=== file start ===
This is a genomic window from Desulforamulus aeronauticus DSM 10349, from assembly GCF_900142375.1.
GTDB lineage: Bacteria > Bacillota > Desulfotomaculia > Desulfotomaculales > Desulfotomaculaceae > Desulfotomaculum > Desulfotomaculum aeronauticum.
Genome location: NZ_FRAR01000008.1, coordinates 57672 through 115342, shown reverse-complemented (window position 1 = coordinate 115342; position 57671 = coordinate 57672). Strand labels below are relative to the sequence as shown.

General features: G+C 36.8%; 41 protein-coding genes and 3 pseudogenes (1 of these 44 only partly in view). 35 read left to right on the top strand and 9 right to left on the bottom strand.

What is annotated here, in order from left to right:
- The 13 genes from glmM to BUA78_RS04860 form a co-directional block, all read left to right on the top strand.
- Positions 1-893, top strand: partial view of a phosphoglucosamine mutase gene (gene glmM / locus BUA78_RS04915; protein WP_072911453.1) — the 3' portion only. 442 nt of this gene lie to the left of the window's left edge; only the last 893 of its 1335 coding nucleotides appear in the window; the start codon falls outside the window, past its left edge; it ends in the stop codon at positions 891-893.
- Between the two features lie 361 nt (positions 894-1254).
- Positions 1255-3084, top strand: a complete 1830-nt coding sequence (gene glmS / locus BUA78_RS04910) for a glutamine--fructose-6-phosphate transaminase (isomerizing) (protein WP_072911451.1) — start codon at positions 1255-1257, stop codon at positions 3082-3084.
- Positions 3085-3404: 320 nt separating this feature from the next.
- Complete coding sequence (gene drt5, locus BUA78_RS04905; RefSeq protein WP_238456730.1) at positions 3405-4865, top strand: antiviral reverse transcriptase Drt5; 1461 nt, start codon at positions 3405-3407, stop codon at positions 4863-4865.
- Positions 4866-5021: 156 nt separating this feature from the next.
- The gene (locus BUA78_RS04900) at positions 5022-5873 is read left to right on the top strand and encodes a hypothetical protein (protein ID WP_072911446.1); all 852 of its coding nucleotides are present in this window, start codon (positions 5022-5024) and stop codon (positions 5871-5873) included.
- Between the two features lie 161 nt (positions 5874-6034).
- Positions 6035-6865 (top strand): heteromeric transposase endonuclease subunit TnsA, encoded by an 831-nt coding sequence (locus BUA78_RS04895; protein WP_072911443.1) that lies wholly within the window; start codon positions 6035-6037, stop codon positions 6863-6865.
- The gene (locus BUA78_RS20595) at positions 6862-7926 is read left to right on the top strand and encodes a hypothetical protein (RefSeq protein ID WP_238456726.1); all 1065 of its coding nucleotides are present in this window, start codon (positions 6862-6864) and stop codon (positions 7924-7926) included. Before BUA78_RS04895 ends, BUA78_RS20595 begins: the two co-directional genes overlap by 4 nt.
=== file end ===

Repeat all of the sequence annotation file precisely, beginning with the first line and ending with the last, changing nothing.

This is a genomic window from Desulforamulus aeronauticus DSM 10349, from assembly GCF_900142375.1.
GTDB lineage: Bacteria > Bacillota > Desulfotomaculia > Desulfotomaculales > Desulfotomaculaceae > Desulfotomaculum > Desulfotomaculum aeronauticum.
Genome location: NZ_FRAR01000008.1, coordinates 57672 through 115342, shown reverse-complemented (window position 1 = coordinate 115342; position 57671 = coordinate 57672). Strand labels below are relative to the sequence as shown.

General features: G+C 36.8%; 41 protein-coding genes and 3 pseudogenes (1 of these 44 only partly in view). 35 read left to right on the top strand and 9 right to left on the bottom strand.

What is annotated here, in order from left to right:
- The 13 genes from glmM to BUA78_RS04860 form a co-directional block, all read left to right on the top strand.
- Positions 1-893, top strand: partial view of a phosphoglucosamine mutase gene (gene glmM / locus BUA78_RS04915; protein WP_072911453.1) — the 3' portion only. 442 nt of this gene lie to the left of the window's left edge; only the last 893 of its 1335 coding nucleotides appear in the window; the start codon falls outside the window, past its left edge; it ends in the stop codon at positions 891-893.
- Between the two features lie 361 nt (positions 894-1254).
- Positions 1255-3084, top strand: a complete 1830-nt coding sequence (gene glmS / locus BUA78_RS04910) for a glutamine--fructose-6-phosphate transaminase (isomerizing) (protein WP_072911451.1) — start codon at positions 1255-1257, stop codon at positions 3082-3084.
- Positions 3085-3404: 320 nt separating this feature from the next.
- Complete coding sequence (gene drt5, locus BUA78_RS04905; RefSeq protein WP_238456730.1) at positions 3405-4865, top strand: antiviral reverse transcriptase Drt5; 1461 nt, start codon at positions 3405-3407, stop codon at positions 4863-4865.
- Positions 4866-5021: 156 nt separating this feature from the next.
- The gene (locus BUA78_RS04900) at positions 5022-5873 is read left to right on the top strand and encodes a hypothetical protein (protein ID WP_072911446.1); all 852 of its coding nucleotides are present in this window, start codon (positions 5022-5024) and stop codon (positions 5871-5873) included.
- Between the two features lie 161 nt (positions 5874-6034).
- Positions 6035-6865 (top strand): heteromeric transposase endonuclease subunit TnsA, encoded by an 831-nt coding sequence (locus BUA78_RS04895; protein WP_072911443.1) that lies wholly within the window; start codon positions 6035-6037, stop codon positions 6863-6865.
- The gene (locus BUA78_RS20595) at positions 6862-7926 is read left to right on the top strand and encodes a hypothetical protein (RefSeq protein ID WP_238456726.1); all 1065 of its coding nucleotides are present in this window, start codon (positions 6862-6864) and stop codon (positions 7924-7926) included. Before BUA78_RS04895 ends, BUA78_RS20595 begins: the two co-directional genes overlap by 4 nt.